Alarus Trainer

A re-do of the CH2000, this trainer is aimed at the IFR training market. It delivers on its design goal of being simple, cheap and easy to fly.

by Paul Bertorelli

Whats true in the car business is also true in the airplane business: you’ll make a lot more money selling expensive models than you will trolling the bottom of the market with economy offerings. Thats why the roads are choked with high-zoot sport UVs and why every company that tries to sell trainers struggles to make a go of it.

Two for instances come to mind: OMF Aircraft, a German company, makes a nice little two-seat trainer/sport cruiser called the Symphony and after a moderate splash in the market, the company is clawing its way back from bankruptcy. Another would-be two-seat purveyor, Liberty Aerospace hasnt found a ready market for its XL2 and recently announced a new infusion of financing from Kuwait. For reasons that seem to escape the marketing departments of companies that build them, two-seaters can be a hard sell.

One company thats been at it awhile and achieved at least some success is Zenith Aircraft which, in various corporate iterations and identities, markets under Zenith, Zenair and AMD for Aircraft Manufacturing and Development.

Since you cant tell the players without a scorecard, AMD is a subsidiary of Zenith and builds-or at least assembles-the Alarus two-seat trainer, the subject of this review.

CH2000 Reheat
The Alarus is a slight-make that very slight-retooling of the CH2000 two-seat trainer thats been on the market for nearly 10 years, finding some buyers in the flightschool market as a replacement for aging Cessna 150s or as an alternative to Diamonds popular Katana. (Popular is a relative term, for even Diamond, with all of its success, underwent a painful retraction in 2000, partially due to the finicky and thin demand for two seaters.)

The CH is for Chris Heintz, a prolific designer whose early kits emerged in 1970 and include the Zodiac under the Zenith company name. Just as the LSA concept kicks off, Zenith also has a new line of airplanes to address that market.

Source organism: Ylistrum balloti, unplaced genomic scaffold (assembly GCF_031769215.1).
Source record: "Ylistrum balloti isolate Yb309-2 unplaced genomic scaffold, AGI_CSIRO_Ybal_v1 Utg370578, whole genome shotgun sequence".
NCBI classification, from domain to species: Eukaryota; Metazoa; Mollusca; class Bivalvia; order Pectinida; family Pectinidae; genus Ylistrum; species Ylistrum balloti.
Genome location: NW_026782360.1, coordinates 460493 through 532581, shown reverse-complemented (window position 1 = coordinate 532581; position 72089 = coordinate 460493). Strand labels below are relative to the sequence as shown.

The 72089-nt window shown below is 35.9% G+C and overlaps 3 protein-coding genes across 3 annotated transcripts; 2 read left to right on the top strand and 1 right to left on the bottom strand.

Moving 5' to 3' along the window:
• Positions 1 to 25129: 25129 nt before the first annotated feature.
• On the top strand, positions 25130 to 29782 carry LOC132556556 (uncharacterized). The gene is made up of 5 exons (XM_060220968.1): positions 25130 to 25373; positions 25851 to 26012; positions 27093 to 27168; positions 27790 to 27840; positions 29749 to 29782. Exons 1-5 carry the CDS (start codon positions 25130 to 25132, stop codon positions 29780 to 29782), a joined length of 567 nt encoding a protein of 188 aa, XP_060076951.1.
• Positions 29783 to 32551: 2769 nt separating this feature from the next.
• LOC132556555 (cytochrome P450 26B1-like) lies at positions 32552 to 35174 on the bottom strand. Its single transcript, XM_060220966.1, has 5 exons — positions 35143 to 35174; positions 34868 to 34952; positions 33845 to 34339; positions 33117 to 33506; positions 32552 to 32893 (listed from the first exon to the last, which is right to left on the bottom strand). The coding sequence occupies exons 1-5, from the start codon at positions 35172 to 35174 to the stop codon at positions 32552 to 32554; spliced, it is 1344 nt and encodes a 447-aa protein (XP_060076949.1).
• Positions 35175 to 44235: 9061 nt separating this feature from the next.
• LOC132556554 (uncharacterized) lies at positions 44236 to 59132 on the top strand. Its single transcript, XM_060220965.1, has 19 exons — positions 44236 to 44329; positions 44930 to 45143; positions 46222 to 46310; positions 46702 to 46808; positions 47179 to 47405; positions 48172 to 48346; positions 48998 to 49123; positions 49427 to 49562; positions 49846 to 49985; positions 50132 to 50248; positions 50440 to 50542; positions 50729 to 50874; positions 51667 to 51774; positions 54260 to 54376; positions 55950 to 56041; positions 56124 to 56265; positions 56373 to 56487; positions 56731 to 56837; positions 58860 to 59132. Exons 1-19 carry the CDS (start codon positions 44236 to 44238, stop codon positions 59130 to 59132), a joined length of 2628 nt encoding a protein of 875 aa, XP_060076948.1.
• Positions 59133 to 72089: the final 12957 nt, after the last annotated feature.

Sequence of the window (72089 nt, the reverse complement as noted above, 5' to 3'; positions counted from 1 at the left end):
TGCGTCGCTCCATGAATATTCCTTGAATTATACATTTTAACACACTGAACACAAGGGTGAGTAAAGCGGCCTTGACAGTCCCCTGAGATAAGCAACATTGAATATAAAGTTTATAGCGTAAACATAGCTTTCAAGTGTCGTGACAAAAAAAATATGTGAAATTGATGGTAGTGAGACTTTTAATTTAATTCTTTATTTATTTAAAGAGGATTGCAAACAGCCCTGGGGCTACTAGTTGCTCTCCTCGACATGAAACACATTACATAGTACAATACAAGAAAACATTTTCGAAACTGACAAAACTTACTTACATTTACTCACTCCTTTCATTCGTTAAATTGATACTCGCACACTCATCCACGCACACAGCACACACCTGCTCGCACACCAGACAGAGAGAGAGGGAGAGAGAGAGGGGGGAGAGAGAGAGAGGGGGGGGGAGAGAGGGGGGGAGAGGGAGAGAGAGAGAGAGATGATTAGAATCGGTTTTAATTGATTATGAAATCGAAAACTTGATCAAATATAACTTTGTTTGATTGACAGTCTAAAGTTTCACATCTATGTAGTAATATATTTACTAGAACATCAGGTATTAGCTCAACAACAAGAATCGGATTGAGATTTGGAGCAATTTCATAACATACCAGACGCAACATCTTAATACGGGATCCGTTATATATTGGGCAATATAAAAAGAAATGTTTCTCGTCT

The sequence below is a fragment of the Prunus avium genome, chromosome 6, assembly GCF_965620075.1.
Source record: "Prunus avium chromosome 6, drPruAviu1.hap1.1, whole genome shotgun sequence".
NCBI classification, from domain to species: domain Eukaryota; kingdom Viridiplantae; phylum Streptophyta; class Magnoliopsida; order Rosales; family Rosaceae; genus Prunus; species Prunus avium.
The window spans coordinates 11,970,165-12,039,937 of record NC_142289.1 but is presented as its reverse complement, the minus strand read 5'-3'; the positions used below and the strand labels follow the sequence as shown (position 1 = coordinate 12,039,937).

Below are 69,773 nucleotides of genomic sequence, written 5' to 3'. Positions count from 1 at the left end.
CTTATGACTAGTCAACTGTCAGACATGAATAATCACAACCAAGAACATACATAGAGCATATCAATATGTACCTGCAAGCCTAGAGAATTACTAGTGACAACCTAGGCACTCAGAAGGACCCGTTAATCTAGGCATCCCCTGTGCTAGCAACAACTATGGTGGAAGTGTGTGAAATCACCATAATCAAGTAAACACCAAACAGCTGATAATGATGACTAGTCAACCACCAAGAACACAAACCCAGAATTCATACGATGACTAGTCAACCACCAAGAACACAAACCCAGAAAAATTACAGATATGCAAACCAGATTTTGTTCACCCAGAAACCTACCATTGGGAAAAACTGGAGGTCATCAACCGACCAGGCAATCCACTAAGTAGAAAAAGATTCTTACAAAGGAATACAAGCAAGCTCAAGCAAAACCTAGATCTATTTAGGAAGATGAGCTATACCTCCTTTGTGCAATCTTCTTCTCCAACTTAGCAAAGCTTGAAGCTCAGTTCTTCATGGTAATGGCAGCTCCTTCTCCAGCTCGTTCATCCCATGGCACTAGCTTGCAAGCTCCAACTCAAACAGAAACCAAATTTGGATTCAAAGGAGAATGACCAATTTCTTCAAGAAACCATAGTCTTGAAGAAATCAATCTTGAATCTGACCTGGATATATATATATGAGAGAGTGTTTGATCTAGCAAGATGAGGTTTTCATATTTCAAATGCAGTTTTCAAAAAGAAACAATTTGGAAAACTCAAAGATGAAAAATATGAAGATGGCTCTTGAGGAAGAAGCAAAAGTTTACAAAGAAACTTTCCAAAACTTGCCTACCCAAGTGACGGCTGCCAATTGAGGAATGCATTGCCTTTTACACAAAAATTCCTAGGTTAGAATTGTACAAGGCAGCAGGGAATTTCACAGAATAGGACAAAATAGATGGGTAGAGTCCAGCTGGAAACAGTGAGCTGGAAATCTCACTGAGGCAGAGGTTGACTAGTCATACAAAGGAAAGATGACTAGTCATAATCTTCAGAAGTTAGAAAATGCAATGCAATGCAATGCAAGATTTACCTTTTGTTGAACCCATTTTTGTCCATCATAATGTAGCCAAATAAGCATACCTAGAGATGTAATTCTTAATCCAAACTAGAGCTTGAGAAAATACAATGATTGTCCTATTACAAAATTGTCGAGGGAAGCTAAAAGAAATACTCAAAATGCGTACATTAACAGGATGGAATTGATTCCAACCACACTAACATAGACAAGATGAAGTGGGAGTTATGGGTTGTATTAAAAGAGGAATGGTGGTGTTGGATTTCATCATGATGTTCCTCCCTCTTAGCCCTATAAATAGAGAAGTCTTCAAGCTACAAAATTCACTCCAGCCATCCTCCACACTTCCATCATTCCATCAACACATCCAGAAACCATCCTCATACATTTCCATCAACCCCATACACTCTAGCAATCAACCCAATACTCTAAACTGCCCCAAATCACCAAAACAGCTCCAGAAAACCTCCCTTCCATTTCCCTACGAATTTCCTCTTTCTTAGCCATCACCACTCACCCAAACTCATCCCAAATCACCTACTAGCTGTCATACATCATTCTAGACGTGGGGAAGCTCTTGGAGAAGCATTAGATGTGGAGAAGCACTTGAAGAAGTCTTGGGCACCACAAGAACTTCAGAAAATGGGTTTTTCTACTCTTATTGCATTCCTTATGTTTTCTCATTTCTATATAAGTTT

The CH2000 first saw the light of day in 1995 as a certified VFR-only trainer. FBOs and flightschools need those, of course, but it turns out what they really wanted-and what neither the CH2000 nor the Katana provided-was a new, all-purpose, IFR certified trainer. New-production Cessna 172s fill that role but at a price some schools balk at, given that the market is awash with older four-seaters which still populate the rental line and turn a buck.

Enter the Alarus, which was renamed primarily as a marketing strategy to put some distance between the CH2000-a VFR-only trainer-and what Zenith/AMD viewed as the richest potential market, the basic IFR trainer. The CH2000 no longer exists as a discrete model, although AMD continues to support it. AMD is one to two subsidiaries of the Zenair parent company, the second is Zenith Aircraft in Mexico, Missouri, which produces kit aircraft.

Alarus airframes are assembled at AMDs small plant at Heart of Georgia Airport in Eastman, Georgia in what is a notably modest operation. The entire staff consists of about a dozen or so people, with eight technicians doing the airplane building. As do other airframers, AMD has the subassemblies done elsewhere, specifically at the Zenair facility in Canada. AMD then does the final assembly, installs the interiors and does the painting at Eastman. AMDs John Degonia, who manages sales, told us the Eastman plant is capable of building the entire airplane-and actually did so when the plant opened in 1999-but because Zenair already had a plant in Canada and given the Canadian dollars weakness against U.S. currency, its more economical to build the components north of the border and assemble in Eastman.

And, says Degonia, economics are what the Alarus is all about. We are trying to build and deliver the cheapest IFR-certified airplane on the market, says Degonia, we are not trying to compete against Cessna or Piper. Some competition against Cessna, of course, is inevitable but the Alarus dwells in the entry-level market with the likes of Diamonds Katana and other two placers. At $129,900 IFR-equipped out the door, the Alarus is about the cheapest way to get into the clouds on a budget. The next closet in a new airplane is the OMF Symphony at $149,600.

Basic Panel
Degonia told us the intent is to have the Alarus have one foot in the old and one foot in the new. Accordingly, the airplane is equipped with a standard vacuum driven instrument package with no back-up system and a DG rather than an HSI.

For avionics, it has what most would consider the bare essentials: a Garmin GNS430, a Bendix/King KX155, dual glideslopes, a Garmin GTX327 transponder and a GMA340 audio panel. There is no autopilot option. in keeping with the airplanes entry-level roots.